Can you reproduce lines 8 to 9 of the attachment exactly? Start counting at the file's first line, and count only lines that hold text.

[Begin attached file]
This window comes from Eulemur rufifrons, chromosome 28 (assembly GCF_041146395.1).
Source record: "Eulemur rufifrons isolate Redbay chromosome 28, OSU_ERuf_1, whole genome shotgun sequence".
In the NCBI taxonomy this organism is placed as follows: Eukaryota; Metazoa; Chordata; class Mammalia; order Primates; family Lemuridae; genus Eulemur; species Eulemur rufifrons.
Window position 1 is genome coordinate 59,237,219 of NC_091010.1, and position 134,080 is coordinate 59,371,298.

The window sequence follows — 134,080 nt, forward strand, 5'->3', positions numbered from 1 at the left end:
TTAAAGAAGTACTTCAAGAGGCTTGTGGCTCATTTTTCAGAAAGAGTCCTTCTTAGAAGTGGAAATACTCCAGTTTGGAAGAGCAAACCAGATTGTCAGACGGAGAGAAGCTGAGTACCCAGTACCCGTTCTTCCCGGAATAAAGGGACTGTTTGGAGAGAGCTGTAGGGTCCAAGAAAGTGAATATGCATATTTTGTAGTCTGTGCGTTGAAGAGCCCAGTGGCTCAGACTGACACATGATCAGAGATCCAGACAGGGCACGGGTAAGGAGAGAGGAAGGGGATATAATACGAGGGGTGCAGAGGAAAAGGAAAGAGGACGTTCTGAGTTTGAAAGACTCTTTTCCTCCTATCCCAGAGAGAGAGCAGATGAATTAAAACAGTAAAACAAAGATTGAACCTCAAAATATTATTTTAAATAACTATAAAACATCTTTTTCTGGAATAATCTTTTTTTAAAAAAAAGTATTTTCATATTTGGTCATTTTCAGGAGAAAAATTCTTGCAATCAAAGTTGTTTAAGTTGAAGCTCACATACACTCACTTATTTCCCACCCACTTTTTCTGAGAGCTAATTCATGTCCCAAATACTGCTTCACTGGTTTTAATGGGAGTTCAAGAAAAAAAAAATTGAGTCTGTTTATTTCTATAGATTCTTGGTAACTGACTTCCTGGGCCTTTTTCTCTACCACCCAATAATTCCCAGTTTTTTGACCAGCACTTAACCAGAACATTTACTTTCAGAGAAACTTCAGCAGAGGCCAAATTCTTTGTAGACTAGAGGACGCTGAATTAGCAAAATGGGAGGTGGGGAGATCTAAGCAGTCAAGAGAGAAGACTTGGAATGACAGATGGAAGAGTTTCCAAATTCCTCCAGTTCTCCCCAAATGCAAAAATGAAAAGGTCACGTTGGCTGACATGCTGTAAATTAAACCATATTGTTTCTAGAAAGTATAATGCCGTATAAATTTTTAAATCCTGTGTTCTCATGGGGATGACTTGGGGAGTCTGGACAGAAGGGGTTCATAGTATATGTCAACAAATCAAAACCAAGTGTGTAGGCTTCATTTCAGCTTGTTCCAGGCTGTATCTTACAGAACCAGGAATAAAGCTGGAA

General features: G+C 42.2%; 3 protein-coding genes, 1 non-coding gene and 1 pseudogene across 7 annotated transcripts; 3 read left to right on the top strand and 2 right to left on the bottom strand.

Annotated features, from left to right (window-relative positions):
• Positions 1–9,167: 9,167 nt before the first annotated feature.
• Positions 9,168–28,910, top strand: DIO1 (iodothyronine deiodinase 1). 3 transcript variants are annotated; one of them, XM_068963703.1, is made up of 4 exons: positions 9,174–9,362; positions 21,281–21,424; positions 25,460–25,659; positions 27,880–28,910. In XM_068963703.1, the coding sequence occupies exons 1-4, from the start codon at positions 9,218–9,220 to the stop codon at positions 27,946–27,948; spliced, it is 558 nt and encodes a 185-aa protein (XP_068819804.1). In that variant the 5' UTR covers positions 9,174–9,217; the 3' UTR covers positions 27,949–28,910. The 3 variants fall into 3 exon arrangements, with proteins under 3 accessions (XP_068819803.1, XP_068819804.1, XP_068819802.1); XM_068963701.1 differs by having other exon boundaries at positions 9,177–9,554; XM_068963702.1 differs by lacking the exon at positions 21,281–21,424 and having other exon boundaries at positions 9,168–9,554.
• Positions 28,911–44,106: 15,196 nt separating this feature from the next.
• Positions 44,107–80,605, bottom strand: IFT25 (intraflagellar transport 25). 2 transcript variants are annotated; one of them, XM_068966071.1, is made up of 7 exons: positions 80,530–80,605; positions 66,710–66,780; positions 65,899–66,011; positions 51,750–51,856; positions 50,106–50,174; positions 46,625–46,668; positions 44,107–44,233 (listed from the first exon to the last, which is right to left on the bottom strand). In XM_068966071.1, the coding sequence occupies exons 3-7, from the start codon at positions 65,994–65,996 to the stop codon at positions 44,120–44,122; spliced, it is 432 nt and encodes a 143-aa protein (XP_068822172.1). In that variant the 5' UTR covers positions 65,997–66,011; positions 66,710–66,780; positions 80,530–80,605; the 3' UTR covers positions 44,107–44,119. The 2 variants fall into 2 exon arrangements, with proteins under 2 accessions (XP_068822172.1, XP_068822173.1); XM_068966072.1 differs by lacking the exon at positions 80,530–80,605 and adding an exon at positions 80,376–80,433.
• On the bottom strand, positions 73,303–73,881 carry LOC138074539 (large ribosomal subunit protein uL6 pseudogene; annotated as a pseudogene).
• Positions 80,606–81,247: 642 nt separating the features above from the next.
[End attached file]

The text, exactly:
Annotated features, from left to right (window-relative positions):
• Positions 1–9,167: 9,167 nt before the first annotated feature.